[A review of my stay at Capsule Inn Akihabara from my 2007 visit to Tokyo.]
Tokyo offers a wide range of accommodation options, but nothing is as quirky as a capsule hotel. The first capsule hotel opened in Osaka in 1979 and they can now be found in major cities across Japan.
I stayed at the Capsule Inn Akihabara, in Akihabara, Tokyo. This area seemed like the appropriate place to stay in a futuristic capsule as Akihabara is the big electronics and manga shops area of Tokyo.
Upon arrival you take your shoes off, as you would in a Japanese home, and place them into a shoe locker at the front entrance. Hand the locker key to reception and once you are done with check in formalities you are given another locker key attached to a wristband. The number on your wristband is your locker number and capsule number.
The hotel’s slogan is “making the best of a small space”, and they really mean it. The lockers aren’t built for long haul travel. The locker is “L” shaped with room for hanging suits and jackets, and a shelf big enough for an overnight bag.
Capsule hotels are mainly frequented by business people staying in town overnight and people who have missed the last train home, so accommodating for bulging backpacks and unwieldy wheelie bags is not usually required.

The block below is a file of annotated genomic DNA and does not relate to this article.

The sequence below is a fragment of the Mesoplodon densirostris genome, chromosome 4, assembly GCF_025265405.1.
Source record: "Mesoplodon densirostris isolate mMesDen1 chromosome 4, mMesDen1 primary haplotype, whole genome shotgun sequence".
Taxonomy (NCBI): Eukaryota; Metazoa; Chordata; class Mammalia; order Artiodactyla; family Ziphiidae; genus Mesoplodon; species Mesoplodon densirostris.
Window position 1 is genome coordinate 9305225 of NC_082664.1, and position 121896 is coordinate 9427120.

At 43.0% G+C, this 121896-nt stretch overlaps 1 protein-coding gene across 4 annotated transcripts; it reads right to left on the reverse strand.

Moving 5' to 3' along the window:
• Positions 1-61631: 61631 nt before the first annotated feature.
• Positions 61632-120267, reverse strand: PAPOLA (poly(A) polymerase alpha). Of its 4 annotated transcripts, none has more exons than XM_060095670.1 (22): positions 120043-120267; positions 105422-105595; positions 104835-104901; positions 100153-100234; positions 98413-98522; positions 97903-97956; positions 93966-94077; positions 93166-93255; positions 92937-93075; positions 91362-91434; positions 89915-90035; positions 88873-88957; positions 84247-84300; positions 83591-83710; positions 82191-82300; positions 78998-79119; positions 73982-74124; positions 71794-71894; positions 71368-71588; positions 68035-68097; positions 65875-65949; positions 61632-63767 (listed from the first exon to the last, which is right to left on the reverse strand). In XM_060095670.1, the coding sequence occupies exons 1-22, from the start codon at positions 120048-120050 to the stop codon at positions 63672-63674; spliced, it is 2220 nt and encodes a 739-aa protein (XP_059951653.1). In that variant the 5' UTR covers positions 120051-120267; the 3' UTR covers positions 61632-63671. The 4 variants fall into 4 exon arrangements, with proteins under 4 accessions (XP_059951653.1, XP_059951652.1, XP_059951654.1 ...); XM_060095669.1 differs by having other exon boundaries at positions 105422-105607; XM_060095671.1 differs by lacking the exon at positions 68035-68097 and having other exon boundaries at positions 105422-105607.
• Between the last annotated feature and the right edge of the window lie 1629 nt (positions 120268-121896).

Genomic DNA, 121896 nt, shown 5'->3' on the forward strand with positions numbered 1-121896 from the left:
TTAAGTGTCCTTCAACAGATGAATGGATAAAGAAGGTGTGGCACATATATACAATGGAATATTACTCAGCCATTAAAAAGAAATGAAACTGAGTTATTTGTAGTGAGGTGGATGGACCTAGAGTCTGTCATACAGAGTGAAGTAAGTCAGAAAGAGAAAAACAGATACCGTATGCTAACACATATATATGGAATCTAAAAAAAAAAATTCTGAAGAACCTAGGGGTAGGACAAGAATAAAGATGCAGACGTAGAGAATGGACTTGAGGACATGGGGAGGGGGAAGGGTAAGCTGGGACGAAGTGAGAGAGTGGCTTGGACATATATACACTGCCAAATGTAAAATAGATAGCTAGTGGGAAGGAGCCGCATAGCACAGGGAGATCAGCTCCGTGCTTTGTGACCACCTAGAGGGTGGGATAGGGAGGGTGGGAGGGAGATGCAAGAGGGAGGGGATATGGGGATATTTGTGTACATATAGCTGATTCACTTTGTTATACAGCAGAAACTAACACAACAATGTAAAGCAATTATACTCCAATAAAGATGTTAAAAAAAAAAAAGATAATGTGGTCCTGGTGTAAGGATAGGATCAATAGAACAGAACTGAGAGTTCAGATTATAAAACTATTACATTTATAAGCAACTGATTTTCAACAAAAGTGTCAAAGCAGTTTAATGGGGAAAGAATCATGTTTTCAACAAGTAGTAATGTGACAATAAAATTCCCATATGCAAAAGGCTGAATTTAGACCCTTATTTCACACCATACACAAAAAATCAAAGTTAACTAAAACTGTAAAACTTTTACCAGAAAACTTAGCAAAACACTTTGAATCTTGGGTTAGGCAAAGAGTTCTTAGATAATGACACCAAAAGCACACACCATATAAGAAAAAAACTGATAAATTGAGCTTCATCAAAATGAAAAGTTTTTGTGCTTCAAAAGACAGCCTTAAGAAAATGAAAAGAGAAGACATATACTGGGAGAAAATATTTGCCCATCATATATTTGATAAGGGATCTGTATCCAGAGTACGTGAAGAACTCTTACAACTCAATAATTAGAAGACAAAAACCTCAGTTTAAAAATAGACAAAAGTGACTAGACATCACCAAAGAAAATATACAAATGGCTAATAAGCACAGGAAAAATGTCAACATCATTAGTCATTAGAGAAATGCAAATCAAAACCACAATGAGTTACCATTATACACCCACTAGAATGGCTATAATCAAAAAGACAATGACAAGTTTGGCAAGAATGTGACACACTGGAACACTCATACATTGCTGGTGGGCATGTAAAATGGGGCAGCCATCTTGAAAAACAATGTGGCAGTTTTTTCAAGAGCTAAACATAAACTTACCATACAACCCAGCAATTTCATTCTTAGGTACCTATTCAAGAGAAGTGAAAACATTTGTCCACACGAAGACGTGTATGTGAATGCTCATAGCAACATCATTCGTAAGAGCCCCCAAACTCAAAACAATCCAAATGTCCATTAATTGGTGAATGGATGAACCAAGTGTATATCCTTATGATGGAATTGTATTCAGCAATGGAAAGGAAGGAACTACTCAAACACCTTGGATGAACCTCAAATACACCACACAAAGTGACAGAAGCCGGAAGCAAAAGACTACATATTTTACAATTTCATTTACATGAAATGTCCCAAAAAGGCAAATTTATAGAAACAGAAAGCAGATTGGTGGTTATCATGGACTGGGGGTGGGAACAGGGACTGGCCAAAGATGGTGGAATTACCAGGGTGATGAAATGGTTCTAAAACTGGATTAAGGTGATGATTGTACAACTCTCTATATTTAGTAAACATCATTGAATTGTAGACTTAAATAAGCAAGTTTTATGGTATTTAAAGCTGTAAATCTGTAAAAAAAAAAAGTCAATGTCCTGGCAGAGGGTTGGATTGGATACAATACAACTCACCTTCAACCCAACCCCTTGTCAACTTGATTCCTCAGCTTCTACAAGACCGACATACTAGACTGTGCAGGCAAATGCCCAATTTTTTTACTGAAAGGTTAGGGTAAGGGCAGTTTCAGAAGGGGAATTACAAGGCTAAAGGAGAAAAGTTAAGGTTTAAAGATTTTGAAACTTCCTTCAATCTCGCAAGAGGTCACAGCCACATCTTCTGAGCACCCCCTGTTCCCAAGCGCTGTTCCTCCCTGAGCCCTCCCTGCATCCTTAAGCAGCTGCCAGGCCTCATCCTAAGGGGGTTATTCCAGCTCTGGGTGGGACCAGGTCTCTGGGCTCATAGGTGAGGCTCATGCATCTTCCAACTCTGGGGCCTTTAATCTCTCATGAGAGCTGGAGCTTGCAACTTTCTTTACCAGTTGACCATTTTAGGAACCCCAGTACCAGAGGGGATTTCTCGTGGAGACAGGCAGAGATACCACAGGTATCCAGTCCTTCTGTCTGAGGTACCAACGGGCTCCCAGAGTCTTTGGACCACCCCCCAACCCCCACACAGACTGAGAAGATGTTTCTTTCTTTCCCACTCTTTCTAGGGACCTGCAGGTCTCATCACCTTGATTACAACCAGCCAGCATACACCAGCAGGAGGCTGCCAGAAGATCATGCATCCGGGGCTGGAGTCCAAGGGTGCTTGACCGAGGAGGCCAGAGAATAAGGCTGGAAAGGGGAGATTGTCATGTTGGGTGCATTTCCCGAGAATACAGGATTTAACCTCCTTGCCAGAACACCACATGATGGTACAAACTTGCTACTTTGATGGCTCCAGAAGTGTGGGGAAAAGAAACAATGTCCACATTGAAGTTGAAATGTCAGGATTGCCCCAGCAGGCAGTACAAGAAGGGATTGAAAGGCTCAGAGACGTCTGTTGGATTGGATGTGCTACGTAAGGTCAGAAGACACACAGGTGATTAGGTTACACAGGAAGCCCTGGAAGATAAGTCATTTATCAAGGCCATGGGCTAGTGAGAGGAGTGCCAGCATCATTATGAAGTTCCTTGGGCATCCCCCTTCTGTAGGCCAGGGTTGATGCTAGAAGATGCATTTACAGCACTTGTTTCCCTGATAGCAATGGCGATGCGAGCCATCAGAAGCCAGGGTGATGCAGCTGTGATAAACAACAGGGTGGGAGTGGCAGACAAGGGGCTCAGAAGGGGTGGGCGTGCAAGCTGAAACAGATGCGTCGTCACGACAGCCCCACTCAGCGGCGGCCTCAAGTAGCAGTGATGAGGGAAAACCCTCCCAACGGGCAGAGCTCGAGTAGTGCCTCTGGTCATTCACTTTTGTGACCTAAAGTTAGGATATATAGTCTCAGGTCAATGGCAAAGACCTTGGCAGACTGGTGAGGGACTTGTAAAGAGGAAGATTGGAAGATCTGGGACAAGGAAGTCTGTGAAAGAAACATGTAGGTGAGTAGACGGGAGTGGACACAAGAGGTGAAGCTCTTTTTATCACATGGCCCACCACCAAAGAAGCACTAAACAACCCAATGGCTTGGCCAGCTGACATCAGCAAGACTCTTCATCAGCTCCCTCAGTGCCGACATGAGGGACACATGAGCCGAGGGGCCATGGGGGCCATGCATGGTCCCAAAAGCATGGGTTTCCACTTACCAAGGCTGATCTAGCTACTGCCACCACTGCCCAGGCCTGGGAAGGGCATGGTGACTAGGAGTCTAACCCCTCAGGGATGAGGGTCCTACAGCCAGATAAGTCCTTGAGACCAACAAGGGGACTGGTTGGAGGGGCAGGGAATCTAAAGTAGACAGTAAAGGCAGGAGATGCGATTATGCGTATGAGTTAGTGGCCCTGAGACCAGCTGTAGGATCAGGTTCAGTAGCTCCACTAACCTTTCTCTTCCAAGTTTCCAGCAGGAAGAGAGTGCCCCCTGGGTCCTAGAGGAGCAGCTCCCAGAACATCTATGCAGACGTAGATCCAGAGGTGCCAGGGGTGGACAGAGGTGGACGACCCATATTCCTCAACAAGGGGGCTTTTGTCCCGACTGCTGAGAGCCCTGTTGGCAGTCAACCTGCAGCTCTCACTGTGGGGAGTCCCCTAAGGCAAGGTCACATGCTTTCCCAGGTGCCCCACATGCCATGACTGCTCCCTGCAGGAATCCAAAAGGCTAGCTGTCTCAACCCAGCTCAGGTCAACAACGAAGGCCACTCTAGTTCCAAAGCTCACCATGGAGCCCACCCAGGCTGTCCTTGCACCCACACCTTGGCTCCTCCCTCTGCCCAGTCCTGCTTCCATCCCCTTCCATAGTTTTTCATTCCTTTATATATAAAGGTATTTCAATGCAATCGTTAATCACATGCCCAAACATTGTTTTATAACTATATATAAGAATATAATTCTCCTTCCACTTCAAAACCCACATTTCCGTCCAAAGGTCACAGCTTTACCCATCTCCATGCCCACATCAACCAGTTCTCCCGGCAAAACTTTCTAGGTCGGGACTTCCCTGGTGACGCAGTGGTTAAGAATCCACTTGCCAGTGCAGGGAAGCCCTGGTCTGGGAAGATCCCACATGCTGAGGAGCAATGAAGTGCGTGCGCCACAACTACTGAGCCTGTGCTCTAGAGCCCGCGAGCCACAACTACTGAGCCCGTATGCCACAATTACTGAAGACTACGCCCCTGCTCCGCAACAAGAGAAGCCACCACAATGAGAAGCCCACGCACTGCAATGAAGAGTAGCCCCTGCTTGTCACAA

If you have larger bags you can leave them on a luggage rack in the foyer. A security wire and padlock is provided.
When you are ready for bed you go to the locker room and change into your usual nightwear. If you go to bed au naturel, you are supplied with a yukata (Japanese bathing robe). You are also supplied with a bath towel which is about the size of a tea towel.
Now it is off to capsule. The capsules are located on multiple levels, separated into male and female floors. Climb in and draw the bamboo blind at the entrance hole and you are in your little Tokyo bolthole for the night.
The capsules are the width of a single bed and are high enough for you to sit up in. A TV is built in to the roof and everything is designed as to not get in your way should you awaken suddenly in the night. A control panel with clock radio, alarm, TV controls and light switch is built into the side with a small ledge for personal items.
There are toilets on each level and the bathroom can be found next to the locker room. The bathroom is in the style of Japanese bath houses. There are showers and a large public hot bath. You are required to shower first before using the hot bath (of course).
Down in the foyer there is a common area with vending machines and newspapers. You won’t find copies of The Japan Times or International Herald Tribune here though, it’s all Japanese language papers. Like everywhere else in Tokyo there is wireless internet available.
Capsule hotels encapsulates (pun intended) the hi-tech, limited space image of Tokyo. So if you are looking to do something a bit different, then a stay in a capsule hotel could be for you.